When I think of others introducing me, I immediately think of family, “Hi, I’m Lizzie’s Mum” or  “I’m Greg’s wife”.  My mother, still to this day, will remind and introduce me to people as “this is our baby”.

When I was in my Twenties I started my career in Human Resources with an International firm called Kelly Services, or simply KELLY. I became “Kirsty from Kelly”. It’s quite hard to say that a lot, Kirsty from Kelly. Each time I picked up the phone “Kelly Services, this is Kirsty” Or “Hi, I’m Kirsty, from Kelly”. It was worse for a couple of the girls I worked with though, particularly Shelly. Shelly from Kelly, always got a giggle. But the surprise favourite was Jenny, in our open plan office, there was nothing better than hearing a tongue tied Jenny, mix her words up and become Jelly from Kelly. Hi Jelly.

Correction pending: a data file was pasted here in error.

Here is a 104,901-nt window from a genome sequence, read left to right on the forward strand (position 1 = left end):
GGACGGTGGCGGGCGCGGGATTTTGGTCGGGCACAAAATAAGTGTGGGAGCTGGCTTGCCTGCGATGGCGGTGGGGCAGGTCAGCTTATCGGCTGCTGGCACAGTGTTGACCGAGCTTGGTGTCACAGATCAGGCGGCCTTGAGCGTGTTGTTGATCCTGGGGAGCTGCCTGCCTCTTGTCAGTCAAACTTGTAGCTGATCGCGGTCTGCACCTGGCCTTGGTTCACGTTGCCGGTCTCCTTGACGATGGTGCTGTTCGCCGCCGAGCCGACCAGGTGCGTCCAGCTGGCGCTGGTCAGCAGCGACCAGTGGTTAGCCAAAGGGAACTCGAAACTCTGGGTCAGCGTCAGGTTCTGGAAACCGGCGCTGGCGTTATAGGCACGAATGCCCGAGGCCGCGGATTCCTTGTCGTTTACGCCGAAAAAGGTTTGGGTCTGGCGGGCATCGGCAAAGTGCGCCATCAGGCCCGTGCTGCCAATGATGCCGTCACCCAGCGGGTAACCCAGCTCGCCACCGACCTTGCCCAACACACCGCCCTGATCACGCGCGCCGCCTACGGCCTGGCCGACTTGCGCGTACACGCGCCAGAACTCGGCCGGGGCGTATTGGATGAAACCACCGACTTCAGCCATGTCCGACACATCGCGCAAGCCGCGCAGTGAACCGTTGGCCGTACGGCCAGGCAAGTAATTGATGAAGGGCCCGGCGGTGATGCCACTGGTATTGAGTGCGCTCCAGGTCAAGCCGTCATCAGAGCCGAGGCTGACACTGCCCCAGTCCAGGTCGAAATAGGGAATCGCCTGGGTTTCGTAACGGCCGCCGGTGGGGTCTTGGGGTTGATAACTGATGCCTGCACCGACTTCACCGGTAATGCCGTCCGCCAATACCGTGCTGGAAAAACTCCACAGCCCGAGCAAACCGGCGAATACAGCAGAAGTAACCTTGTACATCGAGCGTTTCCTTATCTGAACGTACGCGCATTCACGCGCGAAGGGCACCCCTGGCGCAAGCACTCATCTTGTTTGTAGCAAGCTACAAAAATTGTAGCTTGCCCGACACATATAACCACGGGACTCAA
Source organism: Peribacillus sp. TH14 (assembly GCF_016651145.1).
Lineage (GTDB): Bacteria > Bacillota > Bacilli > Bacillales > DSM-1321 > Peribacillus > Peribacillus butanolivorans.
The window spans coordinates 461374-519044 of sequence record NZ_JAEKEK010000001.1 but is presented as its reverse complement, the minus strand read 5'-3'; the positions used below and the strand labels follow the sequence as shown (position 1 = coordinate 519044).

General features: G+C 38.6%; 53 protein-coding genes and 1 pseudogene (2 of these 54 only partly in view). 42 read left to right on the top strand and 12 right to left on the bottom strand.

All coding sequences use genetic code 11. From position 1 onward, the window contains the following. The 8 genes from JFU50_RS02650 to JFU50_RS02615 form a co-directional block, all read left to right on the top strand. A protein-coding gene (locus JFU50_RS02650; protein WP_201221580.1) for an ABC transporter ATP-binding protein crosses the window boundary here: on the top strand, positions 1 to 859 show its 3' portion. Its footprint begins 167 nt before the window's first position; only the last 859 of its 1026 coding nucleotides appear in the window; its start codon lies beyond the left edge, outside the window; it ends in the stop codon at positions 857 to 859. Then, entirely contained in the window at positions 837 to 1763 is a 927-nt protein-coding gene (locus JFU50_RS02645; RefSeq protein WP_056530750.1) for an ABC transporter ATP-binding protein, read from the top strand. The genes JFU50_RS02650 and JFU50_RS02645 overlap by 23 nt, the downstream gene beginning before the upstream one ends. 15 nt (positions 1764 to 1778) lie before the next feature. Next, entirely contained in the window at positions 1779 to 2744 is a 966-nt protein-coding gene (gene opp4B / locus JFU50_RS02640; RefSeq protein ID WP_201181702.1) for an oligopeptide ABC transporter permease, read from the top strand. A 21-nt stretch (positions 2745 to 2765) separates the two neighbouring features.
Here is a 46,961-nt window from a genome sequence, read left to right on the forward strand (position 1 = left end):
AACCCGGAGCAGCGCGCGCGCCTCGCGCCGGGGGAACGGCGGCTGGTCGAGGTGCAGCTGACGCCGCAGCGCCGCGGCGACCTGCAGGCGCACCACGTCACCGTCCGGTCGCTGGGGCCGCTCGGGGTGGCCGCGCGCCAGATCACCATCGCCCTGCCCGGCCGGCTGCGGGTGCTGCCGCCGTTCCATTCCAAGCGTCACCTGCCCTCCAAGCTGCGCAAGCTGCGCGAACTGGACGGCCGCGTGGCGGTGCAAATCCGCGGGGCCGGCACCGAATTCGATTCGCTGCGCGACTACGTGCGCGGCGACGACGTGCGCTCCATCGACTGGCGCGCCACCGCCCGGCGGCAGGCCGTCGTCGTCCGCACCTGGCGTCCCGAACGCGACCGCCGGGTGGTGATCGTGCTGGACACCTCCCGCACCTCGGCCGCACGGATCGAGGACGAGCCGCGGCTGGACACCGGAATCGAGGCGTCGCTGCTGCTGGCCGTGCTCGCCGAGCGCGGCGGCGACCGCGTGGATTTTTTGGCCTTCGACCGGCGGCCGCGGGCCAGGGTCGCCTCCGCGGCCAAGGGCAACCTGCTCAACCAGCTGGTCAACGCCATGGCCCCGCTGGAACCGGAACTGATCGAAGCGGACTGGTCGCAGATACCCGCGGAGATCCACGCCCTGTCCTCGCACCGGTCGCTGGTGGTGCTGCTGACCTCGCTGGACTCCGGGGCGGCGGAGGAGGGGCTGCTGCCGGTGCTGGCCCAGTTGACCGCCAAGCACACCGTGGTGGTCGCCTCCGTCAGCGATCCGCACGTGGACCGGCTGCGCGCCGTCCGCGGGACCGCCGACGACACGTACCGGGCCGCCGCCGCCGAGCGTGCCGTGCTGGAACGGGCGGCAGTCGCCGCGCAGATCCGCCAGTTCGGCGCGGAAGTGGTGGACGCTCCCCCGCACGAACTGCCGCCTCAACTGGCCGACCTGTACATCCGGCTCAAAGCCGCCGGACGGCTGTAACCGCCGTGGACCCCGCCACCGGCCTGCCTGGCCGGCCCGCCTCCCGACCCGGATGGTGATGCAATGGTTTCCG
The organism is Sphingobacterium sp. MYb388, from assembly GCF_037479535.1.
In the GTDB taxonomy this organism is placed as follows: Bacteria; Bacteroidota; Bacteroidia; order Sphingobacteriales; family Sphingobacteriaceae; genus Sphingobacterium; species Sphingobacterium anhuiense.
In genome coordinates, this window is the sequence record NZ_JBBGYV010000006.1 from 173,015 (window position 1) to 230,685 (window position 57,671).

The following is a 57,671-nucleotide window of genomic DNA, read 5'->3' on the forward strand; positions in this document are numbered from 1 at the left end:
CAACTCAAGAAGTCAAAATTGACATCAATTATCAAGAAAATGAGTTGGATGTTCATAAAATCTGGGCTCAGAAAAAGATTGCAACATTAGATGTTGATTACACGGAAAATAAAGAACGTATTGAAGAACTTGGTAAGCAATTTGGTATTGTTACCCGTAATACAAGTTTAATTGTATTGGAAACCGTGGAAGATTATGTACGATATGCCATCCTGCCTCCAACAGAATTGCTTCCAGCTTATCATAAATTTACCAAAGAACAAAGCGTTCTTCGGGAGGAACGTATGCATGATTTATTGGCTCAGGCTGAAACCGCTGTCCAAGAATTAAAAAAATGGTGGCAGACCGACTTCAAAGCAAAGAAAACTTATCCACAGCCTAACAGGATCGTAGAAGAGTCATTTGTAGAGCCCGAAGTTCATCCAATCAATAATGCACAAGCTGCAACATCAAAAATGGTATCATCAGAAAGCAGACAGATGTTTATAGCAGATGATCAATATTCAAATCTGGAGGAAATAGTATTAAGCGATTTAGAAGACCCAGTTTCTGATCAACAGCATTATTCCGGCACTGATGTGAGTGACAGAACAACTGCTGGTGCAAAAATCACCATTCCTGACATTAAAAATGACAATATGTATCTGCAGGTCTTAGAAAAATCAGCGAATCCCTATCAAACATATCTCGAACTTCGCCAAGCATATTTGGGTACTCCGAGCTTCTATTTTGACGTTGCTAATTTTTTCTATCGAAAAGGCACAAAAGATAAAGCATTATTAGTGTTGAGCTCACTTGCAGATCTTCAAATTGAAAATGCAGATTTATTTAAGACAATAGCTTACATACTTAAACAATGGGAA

As my career progressed with Kelly, the job title was thrown in as well. I was this our “Account Manger Kirsty” and then when I thought I’d really hit the big time I was “our Major Account Manager Kirsty”.

BUT, what happens when it all disappears? What happens when we suddenly become just Kirsty.

There are all sorts of women in the room tonight. We have women who have relocated on their own, for their own career. Women who have relocated solely for their partner’s career, leaving a career behind, hoping they can piece something together when they get here. We also have local women who have watched Qatar amplify and thrive, transforming into an International city. 

All of us have something in common. We are all surrounded by foreigners, and with that, actions that are foreign to us.

When I entered what was a very foreign expat world to me, I was 6 months pregnant and had left a career, that I loved. On arriving in Jakarta I knew the decision made financial sense, I knew that we were about to have an experience of a lifetime, but I still felt a little lost. I was jobless, friendless, homeless and really FAT. None of these things, will build your self esteem.